This book has got me thinking about some of the rituals, most if not all of them involving the physical senses, that I enjoy in my own home each Christmas.  This is the second Christmas I’ve spent in my house.  Before that, I was renting an apartment, and while I enjoyed some Christmas rituals there too, there’s something special about celebrating in one’s very own home.  (I also enjoy a number of Christmas rituals in my parents’ house, where I always spend the actual day of Christmas and usually the week or so before and after it, but those aren’t the subject of this post.)  Here are some of them.

  1. I have a number of Christmas albums in my iTunes library, including some that I’ve been listening to with my family since childhood (The New Young Messiah) and some that I’ve acquired in recent years (Christmas at the Renaissance Fair by Moat Jumper–exactly what it sounds like).  I start listening to these while I’m decorating on December 1, and I usually get through the whole collection about three times during the Christmas season.  I also have some individual Christmasy tracks from other albums that I include in the rotation, such as Ralph Vaughan Williams’ “Fantasia on Greensleeves” and John Williams’s “Christmas at Hogwarts” from the Harry Potter and the Sorcerer’s Stone soundtrack.  I also like to listen to the Nutcracker suite on record #12 of the Festival of Light Classical Music record collection I bought at Goodwill last year for $2.50.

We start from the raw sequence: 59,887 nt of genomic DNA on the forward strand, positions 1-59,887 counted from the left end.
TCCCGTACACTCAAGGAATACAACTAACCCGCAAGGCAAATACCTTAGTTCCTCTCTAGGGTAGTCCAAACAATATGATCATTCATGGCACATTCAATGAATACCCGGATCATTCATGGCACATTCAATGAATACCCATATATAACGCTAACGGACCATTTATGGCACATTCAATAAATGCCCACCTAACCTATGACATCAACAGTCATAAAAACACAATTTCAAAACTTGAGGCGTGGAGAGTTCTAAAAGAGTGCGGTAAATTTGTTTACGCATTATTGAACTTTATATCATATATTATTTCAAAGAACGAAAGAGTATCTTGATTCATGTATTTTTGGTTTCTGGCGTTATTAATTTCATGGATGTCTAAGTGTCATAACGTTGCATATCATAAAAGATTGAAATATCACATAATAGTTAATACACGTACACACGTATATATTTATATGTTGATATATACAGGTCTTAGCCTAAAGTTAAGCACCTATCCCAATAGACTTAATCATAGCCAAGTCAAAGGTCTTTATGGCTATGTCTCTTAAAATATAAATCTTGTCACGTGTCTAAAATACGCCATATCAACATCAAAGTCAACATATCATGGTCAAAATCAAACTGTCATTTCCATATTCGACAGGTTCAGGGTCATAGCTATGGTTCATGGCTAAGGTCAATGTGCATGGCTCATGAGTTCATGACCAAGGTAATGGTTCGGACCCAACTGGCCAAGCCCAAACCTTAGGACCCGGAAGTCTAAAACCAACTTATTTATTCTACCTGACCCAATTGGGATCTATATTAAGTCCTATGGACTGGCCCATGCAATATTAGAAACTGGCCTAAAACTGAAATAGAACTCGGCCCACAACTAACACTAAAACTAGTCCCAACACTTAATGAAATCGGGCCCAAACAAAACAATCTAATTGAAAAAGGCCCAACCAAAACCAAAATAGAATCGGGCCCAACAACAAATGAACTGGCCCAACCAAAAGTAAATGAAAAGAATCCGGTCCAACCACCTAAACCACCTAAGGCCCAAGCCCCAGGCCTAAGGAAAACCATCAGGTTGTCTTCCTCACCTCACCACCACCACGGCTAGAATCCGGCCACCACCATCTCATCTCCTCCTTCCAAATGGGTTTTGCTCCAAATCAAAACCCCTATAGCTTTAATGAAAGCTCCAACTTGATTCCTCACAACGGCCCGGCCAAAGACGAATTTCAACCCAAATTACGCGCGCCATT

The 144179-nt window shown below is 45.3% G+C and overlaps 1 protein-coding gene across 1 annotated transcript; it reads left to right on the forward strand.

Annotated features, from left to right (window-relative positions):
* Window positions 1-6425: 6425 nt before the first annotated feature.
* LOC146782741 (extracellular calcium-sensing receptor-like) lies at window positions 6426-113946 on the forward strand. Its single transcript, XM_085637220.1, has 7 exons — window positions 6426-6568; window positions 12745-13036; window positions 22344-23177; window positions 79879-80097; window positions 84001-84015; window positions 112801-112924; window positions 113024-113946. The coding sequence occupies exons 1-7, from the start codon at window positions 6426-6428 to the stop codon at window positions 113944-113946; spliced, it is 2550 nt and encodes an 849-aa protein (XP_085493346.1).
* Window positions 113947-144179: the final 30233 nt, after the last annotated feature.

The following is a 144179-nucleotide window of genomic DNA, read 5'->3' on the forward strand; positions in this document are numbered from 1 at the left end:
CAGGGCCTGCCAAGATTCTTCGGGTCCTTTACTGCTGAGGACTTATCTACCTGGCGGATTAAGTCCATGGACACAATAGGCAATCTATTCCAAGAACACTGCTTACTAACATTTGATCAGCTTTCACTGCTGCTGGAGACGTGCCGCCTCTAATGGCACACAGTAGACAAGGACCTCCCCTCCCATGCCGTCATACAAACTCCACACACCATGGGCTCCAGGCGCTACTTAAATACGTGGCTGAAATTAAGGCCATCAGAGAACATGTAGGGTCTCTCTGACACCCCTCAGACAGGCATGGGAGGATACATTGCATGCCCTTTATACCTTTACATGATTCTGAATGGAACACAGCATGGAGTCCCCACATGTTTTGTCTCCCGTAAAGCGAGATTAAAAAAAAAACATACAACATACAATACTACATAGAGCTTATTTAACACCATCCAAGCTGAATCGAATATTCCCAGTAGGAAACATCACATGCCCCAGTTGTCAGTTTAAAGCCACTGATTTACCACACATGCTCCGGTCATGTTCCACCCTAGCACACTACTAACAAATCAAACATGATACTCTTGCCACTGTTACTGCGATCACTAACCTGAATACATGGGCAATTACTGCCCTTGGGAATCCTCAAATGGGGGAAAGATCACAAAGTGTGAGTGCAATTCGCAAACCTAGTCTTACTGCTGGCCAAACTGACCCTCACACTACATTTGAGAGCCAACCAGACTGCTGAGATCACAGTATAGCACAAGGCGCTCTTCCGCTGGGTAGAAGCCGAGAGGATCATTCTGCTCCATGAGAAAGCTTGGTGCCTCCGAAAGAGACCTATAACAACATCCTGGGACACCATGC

2. I light candles like a pyromaniac all year, but at Christmas, it really gets out of hand.  I go through tealights like my family goes through toilet paper at a large gathering.  The last year I lived in the apartment, my neighbor made me a lovely set of candleholders created from upside-down stemware decorated to look like Santa Claus, a snowman, and other festive characters.  I also have a balsam-and-cedar scented large Yankee jar candle that almost compensates for the fact that my 1.5 trees (I have a big one in the living room and a little one in my home office) are artificial.  My Pier One Holiday Forest room spray, a gift from a friend last year, also helps.
  3. I love mail.  I check my mailbox obsessively on Saturdays when I’m home to check it, and I actually have a real honest-to-goodness pen pal.  So it’s no surprise that I enjoy sending Christmas cards.  I love writing in them (even if it’s just a simple “Love, Tess”), sticking Christmas seals on the envelopes, and putting a big fat stack of them out in the mailbox.  In turn, when I receive Christmas cards, I hang them with tiny clothespins on twine in the corner of my entryway.  It’s an easy and beautiful decoration, especially when I get cards with gold on the front, which catch the light from my many candles and my tree lights.

I could go on–I haven’t said a word about food–but I think you get the idea.  These rituals are so common as to sound almost banal, but they’re meaningful to me.  I’m sure you have some that are meaningful to you.  Feel free to share in the comments!